First of all, relax. You can do this. There is plenty of help available today that wasn’t around even 10 years ago. This of course is part of the problem. There is SO much information it is hard to know where to start and who to believe.
With this checklist in hand, you’ll have a path to follow so you won’t get pulled off down a hundred little rabbit trails of what other people are doing. It all looks so cool, so innovative and so sure to provide a fun and exceptional education for your kids, it is hard to resist, but resist you must. At least at first, until you get a firm idea of what you want to accomplish based on the needs and abilities of your specific family.
Let’s start with what not to do:
#1 – Stay off Pinterest! Too many distracting, but awesome ideas for what you ”could” be doing. I am only half joking here. As a new homeschooler it is so easy to find a million and one homeschooling ideas, or blogs of other homeschoolers and it looks like they are all doing so many varied and wonderful activities. You can easily get overwhelmed and discouraged thinking you have to do it all too. Truth is, a lot of folks are writing about homeschooling because it is a popular topic, but not many of them have been actually homeschooling very long. They write about things that would be fun to do, but they aren’t actually doing them. They are too busy washing diapers, cleaning up Legos and yelling at their oldest child to SIT DOWN AND FINISH LAST WEEK’S MATH WORK.
#2 – Ignore the perfect family on the cover of this month’s homeschooling magazine. You know the one I mean. All 11 kids are dressed in outfits handmade by mom. They speak 3 languages, play in the local orchestra, run their own business from home, and finish high school at 13, college by 15 and grad school at 20. That family may exist but they are NOT the norm.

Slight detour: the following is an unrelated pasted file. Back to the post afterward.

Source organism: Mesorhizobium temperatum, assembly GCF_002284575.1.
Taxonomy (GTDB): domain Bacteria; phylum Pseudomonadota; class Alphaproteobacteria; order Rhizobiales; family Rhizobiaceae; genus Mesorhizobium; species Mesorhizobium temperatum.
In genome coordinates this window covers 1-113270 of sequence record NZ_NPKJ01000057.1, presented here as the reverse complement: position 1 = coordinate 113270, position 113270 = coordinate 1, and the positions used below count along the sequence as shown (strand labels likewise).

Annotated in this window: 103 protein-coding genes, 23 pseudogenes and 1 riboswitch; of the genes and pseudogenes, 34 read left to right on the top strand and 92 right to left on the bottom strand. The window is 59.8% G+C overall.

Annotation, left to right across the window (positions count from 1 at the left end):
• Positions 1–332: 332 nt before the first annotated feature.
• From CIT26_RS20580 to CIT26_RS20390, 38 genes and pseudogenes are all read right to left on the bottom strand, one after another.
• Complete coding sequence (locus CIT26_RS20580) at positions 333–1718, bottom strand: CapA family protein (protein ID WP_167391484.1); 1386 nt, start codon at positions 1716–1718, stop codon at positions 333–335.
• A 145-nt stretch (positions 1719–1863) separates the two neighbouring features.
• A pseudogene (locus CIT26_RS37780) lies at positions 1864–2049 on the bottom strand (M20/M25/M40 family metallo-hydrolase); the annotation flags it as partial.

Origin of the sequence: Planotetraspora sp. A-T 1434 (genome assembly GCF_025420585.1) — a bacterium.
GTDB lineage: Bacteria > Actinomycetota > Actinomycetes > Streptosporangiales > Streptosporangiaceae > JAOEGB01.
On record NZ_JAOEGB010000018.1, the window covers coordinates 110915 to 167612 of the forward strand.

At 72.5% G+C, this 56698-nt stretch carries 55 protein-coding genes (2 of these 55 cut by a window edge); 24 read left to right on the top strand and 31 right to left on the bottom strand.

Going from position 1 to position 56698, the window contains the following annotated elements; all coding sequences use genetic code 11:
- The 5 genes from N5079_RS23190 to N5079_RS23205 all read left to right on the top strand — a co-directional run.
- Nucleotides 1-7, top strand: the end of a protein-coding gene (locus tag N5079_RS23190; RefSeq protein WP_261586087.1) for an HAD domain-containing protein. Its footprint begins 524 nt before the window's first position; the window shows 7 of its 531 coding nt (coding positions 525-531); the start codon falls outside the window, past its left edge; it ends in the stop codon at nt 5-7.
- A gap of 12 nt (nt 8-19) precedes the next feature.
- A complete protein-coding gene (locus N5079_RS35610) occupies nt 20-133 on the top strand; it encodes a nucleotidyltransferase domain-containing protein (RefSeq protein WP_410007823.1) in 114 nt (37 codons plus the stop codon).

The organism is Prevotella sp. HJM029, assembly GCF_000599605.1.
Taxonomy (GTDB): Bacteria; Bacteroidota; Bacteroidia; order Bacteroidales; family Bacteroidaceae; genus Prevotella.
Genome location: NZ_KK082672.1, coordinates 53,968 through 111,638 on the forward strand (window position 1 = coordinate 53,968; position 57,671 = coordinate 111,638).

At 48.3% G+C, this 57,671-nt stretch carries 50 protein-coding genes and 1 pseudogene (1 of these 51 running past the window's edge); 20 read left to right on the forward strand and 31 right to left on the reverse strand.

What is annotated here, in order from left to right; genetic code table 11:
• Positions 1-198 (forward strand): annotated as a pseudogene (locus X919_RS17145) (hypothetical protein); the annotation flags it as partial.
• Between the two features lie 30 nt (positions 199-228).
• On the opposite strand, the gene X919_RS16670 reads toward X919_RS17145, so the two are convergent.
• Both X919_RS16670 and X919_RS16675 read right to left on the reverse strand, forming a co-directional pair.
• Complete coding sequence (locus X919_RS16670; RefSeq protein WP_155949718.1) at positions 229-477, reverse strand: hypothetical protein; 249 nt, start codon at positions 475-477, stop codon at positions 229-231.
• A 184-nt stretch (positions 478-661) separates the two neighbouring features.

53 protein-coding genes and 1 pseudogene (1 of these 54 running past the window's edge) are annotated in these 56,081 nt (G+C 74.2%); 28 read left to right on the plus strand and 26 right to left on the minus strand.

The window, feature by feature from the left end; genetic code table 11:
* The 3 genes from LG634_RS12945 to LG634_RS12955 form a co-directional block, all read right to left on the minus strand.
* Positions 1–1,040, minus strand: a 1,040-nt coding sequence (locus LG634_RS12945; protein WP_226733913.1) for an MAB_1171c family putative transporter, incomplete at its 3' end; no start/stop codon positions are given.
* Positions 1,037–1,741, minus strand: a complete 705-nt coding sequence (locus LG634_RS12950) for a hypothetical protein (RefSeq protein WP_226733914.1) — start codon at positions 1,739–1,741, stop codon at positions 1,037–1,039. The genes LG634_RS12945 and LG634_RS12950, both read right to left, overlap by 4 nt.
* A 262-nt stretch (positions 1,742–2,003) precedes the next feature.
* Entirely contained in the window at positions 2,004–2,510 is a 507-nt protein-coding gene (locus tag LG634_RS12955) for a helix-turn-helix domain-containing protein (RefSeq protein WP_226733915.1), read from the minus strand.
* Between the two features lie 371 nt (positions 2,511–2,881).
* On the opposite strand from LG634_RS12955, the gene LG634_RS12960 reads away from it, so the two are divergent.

#3 – Step away from the curriculum catalog. It should come with a warning label “Caution, may induce panic and overwhelming feelings of guilt because you aren’t doing enough for your children” Your first step is not to dive in and try to figure out which curriculum is best. No wonder you are confused and frustrated!
Let’s stop curriculum hopping!
One of the biggest and most popular homeschool websites tells people to start homeschooling by joining a co-op, buying their magazine, and then going curriculum shopping. Seriously? There is no way in the world you would have any idea of where to begin evaluating curriculum when there are literally hundreds of choices out there.
You are left asking advice from other homeschool moms whose families, needs, experience, lifestyle, and budget are likely to be very different from your own. People end up spending hundreds of dollars on “the best” curriculum and finding out they absolutely hate it so it goes on a shelf. Then you’re off again looking for another “best” curriculum. While the curriculum companies love this, it is not so good for optimal educational results
Now that we’ve conquered the myth of the perfect homeschool family, and discovered the reason behind so much curriculum hopping, lets get you on the path to finding the curriculum that will work for your unique family.
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